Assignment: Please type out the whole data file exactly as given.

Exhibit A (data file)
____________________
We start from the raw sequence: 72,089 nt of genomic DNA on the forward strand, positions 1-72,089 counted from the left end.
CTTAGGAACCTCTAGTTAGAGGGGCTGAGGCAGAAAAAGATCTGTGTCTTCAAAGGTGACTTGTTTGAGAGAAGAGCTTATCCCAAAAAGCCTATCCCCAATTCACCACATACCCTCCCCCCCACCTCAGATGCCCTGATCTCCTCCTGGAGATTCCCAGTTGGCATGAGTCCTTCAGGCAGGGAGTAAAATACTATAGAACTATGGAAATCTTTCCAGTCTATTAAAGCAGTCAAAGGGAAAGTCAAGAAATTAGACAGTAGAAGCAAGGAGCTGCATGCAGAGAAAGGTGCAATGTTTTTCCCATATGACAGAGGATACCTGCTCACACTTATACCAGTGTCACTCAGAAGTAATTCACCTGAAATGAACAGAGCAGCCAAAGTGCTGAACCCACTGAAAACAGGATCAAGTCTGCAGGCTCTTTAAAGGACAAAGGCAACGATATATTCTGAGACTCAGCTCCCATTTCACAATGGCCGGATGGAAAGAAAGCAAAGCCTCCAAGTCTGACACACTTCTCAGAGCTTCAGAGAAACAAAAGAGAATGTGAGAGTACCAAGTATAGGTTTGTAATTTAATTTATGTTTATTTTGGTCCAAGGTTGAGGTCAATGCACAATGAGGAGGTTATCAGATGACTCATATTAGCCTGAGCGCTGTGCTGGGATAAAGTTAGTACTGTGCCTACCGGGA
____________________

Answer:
We start from the raw sequence: 72,089 nt of genomic DNA on the forward strand, positions 1-72,089 counted from the left end.
CTTAGGAACCTCTAGTTAGAGGGGCTGAGGCAGAAAAAGATCTGTGTCTTCAAAGGTGACTTGTTTGAGAGAAGAGCTTATCCCAAAAAGCCTATCCCCAATTCACCACATACCCTCCCCCCCACCTCAGATGCCCTGATCTCCTCCTGGAGATTCCCAGTTGGCATGAGTCCTTCAGGCAGGGAGTAAAATACTATAGAACTATGGAAATCTTTCCAGTCTATTAAAGCAGTCAAAGGGAAAGTCAAGAAATTAGACAGTAGAAGCAAGGAGCTGCATGCAGAGAAAGGTGCAATGTTTTTCCCATATGACAGAGGATACCTGCTCACACTTATACCAGTGTCACTCAGAAGTAATTCACCTGAAATGAACAGAGCAGCCAAAGTGCTGAACCCACTGAAAACAGGATCAAGTCTGCAGGCTCTTTAAAGGACAAAGGCAACGATATATTCTGAGACTCAGCTCCCATTTCACAATGGCCGGATGGAAAGAAAGCAAAGCCTCCAAGTCTGACACACTTCTCAGAGCTTCAGAGAAACAAAAGAGAATGTGAGAGTACCAAGTATAGGTTTGTAATTTAATTTATGTTTATTTTGGTCCAAGGTTGAGGTCAATGCACAATGAGGAGGTTATCAGATGACTCATATTAGCCTGAGCGCTGTGCTGGGATAAAGTTAGTACTGTGCCTACCGGGA